DESIGN OF ARRAY RECEIVER ANTENNAS: Some specialized radar antennas and radio telescopes place an array of receivers at the secondary focal plane near the primary vertex in order to expand the effective beamwidth of the antenna. By displacing the feed (receiver) location in a Cassegrain or Gregorian antenna configuration, AnTools will determine the resulting beamshift, path length errors and near-field phase plane error map. The regularly spaced grid of path length errors from each of the array feeds can be superimposed if desired to determine the effects of combining signals.
ANTENNA PATTERN PREDICTION: AnTools analyzes the near-field path
length errors. These can be used as input to a post-processor which determines
the far-field patterns through Fourier transformations. Path length errors
for the full antenna assembly are available in a regularly-spaced grid
interpolated from the data supplied. Near-field path length data can easily
be converted into phase errors. By combining phase with the amplitude (illumination)
at each grid point, the far-field pattern can be calculated. (For this
application AnTools only performs the pre-processing tasks.)
Program Structure and Operation
AnTools consists of 21 windows. The top-level ones are accessed from the drop-down menu at the top of the main window. The top-level windows perform the following tasks, which are introduced below and described in more detail in the AnTools User’s Guide:
OPTICS LAYOUT (required): The definition of a project must start with the optics, or geometry, layout. The choices are parabola, hyperbola, ellipse, sphere, prime focus antenna, Cassegrain antenna and Gregorian antenna. The contours of each of these reflectors may optionally be biased from the defining polynomial equation. All optics layouts are fully axi-symmetric. However, offset reflectors and antennas can be analyzed as long as their components (primary, secondary, feed and subreflector) are consistent with the parent optics parameters defined here. The map shown in Figure 1 is an example of an offset reflector.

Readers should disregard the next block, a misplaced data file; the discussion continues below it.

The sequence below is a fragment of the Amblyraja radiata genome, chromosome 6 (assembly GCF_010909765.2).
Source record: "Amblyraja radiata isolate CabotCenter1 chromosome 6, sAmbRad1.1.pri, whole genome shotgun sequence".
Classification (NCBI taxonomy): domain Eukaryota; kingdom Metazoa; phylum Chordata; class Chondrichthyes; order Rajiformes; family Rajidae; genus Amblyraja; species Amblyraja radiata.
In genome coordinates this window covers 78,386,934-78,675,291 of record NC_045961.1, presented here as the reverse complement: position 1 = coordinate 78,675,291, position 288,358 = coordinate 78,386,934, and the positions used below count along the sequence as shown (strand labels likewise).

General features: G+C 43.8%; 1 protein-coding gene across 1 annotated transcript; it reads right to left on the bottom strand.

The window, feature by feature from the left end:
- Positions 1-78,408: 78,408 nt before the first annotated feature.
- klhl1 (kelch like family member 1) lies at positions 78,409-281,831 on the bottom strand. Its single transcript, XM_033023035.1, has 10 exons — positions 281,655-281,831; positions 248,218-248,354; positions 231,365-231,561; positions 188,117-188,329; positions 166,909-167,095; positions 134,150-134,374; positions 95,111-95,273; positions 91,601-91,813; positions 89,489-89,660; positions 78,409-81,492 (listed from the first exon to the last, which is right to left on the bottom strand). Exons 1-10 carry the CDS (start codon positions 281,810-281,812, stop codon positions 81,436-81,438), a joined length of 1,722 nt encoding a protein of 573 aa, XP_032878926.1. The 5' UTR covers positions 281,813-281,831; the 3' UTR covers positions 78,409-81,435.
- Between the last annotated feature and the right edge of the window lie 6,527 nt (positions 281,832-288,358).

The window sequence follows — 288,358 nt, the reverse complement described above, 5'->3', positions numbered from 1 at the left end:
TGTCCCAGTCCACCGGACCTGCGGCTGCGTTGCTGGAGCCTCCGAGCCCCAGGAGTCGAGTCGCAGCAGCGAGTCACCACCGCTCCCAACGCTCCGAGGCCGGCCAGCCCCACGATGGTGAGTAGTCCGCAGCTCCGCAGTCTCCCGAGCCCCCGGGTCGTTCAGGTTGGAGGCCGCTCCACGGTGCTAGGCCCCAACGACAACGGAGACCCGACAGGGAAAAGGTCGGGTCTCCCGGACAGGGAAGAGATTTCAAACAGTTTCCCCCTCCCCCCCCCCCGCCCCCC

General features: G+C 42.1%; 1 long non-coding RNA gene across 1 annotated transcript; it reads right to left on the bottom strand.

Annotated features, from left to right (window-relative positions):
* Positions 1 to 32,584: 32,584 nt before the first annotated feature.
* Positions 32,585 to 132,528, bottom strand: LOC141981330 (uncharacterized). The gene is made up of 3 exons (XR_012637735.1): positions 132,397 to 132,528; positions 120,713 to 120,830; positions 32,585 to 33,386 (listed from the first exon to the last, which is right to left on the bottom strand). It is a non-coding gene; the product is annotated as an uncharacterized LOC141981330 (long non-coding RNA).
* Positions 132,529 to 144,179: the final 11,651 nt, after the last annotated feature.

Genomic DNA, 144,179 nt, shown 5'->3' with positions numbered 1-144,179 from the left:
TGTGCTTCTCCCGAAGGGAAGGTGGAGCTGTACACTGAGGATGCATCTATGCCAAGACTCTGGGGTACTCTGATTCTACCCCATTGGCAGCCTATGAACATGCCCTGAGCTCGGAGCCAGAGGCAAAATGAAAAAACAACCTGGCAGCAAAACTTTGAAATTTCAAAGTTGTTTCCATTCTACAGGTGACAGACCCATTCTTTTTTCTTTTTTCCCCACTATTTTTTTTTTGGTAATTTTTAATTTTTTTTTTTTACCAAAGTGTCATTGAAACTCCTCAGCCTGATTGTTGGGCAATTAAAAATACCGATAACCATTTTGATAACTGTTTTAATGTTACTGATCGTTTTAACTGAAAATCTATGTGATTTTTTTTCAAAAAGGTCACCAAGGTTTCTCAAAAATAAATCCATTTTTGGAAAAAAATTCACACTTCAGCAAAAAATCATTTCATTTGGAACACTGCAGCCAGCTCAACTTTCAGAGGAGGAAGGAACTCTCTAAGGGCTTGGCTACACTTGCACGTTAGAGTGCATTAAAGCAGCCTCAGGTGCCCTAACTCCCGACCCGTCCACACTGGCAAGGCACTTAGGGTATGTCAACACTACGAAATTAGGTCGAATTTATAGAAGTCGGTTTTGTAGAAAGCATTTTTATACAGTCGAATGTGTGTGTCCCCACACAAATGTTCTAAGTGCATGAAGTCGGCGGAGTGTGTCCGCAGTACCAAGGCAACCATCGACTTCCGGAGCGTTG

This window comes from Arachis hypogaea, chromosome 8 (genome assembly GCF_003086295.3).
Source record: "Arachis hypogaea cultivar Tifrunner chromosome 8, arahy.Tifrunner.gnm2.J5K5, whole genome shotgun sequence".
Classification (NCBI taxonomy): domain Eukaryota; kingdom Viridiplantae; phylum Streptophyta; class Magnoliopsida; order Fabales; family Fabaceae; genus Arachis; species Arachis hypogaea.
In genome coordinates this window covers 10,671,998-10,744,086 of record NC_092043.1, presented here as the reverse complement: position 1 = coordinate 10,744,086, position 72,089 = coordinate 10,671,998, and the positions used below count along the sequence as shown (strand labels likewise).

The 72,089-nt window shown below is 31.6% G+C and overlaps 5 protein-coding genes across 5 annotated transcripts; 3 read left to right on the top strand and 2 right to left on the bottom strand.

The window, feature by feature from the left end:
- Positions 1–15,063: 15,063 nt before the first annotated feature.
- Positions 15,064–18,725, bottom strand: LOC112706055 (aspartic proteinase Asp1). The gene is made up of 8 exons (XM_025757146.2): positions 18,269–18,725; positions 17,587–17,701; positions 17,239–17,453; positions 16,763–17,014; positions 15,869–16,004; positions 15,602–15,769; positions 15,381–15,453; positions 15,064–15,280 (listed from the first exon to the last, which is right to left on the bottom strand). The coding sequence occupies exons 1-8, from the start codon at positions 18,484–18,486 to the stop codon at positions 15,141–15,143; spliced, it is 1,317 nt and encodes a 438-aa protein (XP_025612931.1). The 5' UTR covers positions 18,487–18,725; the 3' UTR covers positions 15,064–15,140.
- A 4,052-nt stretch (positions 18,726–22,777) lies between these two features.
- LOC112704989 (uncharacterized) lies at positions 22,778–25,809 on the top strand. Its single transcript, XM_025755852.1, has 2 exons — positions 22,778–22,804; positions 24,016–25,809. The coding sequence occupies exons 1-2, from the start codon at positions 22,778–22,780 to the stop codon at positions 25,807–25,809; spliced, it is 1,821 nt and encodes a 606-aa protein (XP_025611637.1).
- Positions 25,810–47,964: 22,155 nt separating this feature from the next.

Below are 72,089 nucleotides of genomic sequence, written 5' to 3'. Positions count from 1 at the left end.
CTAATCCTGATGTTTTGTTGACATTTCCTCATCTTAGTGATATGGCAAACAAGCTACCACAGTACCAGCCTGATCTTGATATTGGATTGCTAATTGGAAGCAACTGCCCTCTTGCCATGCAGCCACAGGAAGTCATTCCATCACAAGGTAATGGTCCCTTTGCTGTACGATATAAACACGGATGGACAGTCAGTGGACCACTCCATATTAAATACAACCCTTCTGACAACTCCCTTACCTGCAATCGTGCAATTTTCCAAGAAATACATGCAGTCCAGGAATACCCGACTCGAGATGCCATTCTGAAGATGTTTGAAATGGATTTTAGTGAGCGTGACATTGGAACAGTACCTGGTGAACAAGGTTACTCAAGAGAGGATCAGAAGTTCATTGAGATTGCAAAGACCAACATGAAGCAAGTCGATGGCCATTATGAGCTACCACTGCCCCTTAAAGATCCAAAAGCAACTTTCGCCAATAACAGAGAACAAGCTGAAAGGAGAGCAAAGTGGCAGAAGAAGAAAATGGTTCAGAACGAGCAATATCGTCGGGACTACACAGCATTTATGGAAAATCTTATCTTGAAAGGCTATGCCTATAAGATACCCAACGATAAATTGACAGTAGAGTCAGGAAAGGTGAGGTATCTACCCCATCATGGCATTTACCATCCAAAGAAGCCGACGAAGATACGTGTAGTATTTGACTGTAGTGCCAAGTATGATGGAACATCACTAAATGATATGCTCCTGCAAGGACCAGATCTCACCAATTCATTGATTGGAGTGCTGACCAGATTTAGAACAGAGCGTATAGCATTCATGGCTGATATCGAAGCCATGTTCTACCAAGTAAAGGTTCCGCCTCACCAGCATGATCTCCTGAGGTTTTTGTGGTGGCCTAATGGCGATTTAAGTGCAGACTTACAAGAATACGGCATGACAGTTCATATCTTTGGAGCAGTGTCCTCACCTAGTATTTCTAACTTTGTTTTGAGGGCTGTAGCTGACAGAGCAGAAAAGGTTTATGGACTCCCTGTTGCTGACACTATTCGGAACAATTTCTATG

BOUNDARIES AND MEASUREMENT SELECTIONS (optional): The boundaries of each of the reflectors (primary and secondary for Cassegrain and Gregorian antennas) is selected. Boundary files are created and displayed in a picture box. Measurement data may be read in here or in the measurement window described next. The measurements may be displayed in the picture box, and reference points and those selected for "skip-at-analysis" may be selected here.
MEASUREMENTS (required): Surface measurements for the primary, secondary, feed and subreflector are read in here and displayed in tabular format. Reference points and "skip-at-analysis" points are selected here. If measurements are defined in the "BOUNDARIES…" window above, the use of this window is not required.